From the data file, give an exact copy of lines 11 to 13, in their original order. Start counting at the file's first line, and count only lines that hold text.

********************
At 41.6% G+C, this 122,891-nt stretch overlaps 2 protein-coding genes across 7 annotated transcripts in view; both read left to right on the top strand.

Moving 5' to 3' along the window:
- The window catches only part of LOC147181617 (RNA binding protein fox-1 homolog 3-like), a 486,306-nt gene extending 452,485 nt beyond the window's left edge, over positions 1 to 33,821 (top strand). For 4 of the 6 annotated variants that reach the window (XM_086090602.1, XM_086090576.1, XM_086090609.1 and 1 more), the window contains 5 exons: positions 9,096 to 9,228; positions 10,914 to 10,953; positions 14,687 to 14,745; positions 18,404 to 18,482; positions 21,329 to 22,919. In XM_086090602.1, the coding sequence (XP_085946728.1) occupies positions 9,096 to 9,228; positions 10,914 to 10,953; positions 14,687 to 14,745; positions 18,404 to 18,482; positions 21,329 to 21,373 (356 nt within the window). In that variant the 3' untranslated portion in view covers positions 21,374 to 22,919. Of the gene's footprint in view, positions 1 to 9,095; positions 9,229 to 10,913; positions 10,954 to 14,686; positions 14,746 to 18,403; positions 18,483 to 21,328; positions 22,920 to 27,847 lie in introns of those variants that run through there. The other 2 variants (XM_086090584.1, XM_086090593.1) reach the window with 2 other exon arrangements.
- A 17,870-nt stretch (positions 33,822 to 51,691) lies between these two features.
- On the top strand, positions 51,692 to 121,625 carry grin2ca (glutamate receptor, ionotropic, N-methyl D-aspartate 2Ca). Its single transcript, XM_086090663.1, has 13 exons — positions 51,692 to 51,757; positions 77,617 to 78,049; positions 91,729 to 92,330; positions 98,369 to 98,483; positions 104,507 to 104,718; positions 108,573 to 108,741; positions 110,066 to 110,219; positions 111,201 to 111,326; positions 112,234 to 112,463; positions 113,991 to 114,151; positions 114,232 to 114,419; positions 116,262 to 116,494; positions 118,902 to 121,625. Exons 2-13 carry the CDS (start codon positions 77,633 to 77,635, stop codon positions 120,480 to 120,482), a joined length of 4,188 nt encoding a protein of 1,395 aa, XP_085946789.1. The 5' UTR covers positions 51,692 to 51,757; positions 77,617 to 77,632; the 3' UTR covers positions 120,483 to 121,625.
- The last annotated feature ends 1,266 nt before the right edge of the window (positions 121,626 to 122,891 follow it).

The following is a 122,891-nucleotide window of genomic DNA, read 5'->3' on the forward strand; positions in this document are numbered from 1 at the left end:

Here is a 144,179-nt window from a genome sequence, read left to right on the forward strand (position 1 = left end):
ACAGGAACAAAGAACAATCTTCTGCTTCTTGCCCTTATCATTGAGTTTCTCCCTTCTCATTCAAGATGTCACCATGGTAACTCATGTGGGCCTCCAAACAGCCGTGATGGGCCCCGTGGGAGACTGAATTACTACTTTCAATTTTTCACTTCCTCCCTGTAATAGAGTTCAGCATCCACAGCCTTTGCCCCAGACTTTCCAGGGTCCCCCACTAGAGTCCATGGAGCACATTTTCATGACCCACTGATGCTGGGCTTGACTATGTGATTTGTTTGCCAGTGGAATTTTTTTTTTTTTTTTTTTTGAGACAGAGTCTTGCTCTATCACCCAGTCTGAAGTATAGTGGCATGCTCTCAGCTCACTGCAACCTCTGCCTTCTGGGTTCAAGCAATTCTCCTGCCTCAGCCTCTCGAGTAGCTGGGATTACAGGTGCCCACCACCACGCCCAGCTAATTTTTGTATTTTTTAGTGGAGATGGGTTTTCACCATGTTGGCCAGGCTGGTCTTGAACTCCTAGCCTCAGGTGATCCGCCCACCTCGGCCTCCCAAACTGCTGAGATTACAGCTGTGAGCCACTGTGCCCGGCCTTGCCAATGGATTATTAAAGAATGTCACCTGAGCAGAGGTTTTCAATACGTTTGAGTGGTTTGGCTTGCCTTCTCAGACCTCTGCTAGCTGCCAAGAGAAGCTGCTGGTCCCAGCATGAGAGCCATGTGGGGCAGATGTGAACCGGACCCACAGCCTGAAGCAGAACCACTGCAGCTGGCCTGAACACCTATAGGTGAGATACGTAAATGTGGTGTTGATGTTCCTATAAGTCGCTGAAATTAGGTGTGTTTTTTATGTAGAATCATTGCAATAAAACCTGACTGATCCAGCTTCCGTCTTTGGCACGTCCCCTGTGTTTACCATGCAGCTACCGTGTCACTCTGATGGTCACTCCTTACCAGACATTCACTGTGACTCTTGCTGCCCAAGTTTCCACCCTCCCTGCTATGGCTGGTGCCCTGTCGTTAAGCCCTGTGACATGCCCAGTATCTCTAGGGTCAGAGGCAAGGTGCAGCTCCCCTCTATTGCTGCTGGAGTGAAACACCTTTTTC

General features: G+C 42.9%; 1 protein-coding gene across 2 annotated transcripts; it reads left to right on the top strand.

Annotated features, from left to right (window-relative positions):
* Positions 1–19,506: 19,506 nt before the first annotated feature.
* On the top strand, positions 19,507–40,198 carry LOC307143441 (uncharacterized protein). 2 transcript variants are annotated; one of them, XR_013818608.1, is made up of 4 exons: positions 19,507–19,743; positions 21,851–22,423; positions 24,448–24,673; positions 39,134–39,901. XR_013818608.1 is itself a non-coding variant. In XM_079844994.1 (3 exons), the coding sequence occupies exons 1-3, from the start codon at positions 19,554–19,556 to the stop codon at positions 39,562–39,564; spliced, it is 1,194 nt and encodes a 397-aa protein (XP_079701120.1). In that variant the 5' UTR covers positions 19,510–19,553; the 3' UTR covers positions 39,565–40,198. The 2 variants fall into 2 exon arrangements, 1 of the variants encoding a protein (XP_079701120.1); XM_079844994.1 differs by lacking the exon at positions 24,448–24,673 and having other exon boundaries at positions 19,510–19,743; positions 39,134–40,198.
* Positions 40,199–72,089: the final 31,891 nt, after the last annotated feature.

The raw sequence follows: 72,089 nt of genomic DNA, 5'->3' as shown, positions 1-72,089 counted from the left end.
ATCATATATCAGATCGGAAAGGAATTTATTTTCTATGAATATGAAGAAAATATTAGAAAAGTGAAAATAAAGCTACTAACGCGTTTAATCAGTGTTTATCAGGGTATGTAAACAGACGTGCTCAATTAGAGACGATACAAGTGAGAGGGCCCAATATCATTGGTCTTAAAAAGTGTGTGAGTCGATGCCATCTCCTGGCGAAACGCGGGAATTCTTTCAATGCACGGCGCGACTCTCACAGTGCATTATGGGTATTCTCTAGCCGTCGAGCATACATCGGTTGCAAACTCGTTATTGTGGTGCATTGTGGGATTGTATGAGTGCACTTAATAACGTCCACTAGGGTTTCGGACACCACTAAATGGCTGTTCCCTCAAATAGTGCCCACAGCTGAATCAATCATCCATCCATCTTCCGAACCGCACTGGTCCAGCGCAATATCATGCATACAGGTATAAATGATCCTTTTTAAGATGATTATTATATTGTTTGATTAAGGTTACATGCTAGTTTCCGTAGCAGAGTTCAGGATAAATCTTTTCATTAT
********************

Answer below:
Annotated features, from left to right (window-relative positions):
* Positions 1–19,506: 19,506 nt before the first annotated feature.
* On the top strand, positions 19,507–40,198 carry LOC307143441 (uncharacterized protein). 2 transcript variants are annotated; one of them, XR_013818608.1, is made up of 4 exons: positions 19,507–19,743; positions 21,851–22,423; positions 24,448–24,673; positions 39,134–39,901. XR_013818608.1 is itself a non-coding variant. In XM_079844994.1 (3 exons), the coding sequence occupies exons 1-3, from the start codon at positions 19,554–19,556 to the stop codon at positions 39,562–39,564; spliced, it is 1,194 nt and encodes a 397-aa protein (XP_079701120.1). In that variant the 5' UTR covers positions 19,510–19,553; the 3' UTR covers positions 39,565–40,198. The 2 variants fall into 2 exon arrangements, 1 of the variants encoding a protein (XP_079701120.1); XM_079844994.1 differs by lacking the exon at positions 24,448–24,673 and having other exon boundaries at positions 19,510–19,743; positions 39,134–40,198.